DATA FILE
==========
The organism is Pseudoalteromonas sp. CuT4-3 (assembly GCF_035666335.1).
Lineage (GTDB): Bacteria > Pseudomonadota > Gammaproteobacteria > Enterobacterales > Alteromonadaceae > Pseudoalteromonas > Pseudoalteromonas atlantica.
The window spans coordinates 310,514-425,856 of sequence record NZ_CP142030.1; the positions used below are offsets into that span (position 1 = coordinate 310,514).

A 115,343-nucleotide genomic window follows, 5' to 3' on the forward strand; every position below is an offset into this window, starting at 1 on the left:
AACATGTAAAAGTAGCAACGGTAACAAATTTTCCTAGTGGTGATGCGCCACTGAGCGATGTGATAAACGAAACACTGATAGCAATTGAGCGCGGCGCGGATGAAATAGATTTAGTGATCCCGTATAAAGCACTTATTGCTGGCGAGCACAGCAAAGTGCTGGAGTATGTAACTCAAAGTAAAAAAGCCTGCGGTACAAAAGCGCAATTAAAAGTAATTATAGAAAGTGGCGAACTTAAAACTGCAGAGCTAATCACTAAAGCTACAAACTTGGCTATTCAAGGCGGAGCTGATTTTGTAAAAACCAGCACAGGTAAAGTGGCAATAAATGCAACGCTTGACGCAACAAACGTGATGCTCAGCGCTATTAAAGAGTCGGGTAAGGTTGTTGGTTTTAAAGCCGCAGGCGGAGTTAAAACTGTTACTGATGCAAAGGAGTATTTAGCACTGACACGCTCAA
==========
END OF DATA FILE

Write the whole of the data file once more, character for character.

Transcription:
The organism is Pseudoalteromonas sp. CuT4-3 (assembly GCF_035666335.1).
Lineage (GTDB): Bacteria > Pseudomonadota > Gammaproteobacteria > Enterobacterales > Alteromonadaceae > Pseudoalteromonas > Pseudoalteromonas atlantica.
The window spans coordinates 310,514-425,856 of sequence record NZ_CP142030.1; the positions used below are offsets into that span (position 1 = coordinate 310,514).

A 115,343-nucleotide genomic window follows, 5' to 3' on the forward strand; every position below is an offset into this window, starting at 1 on the left:
AACATGTAAAAGTAGCAACGGTAACAAATTTTCCTAGTGGTGATGCGCCACTGAGCGATGTGATAAACGAAACACTGATAGCAATTGAGCGCGGCGCGGATGAAATAGATTTAGTGATCCCGTATAAAGCACTTATTGCTGGCGAGCACAGCAAAGTGCTGGAGTATGTAACTCAAAGTAAAAAAGCCTGCGGTACAAAAGCGCAATTAAAAGTAATTATAGAAAGTGGCGAACTTAAAACTGCAGAGCTAATCACTAAAGCTACAAACTTGGCTATTCAAGGCGGAGCTGATTTTGTAAAAACCAGCACAGGTAAAGTGGCAATAAATGCAACGCTTGACGCAACAAACGTGATGCTCAGCGCTATTAAAGAGTCGGGTAAGGTTGTTGGTTTTAAAGCCGCAGGCGGAGTTAAAACTGTTACTGATGCAAAGGAGTATTTAGCACTGACACGCTCAA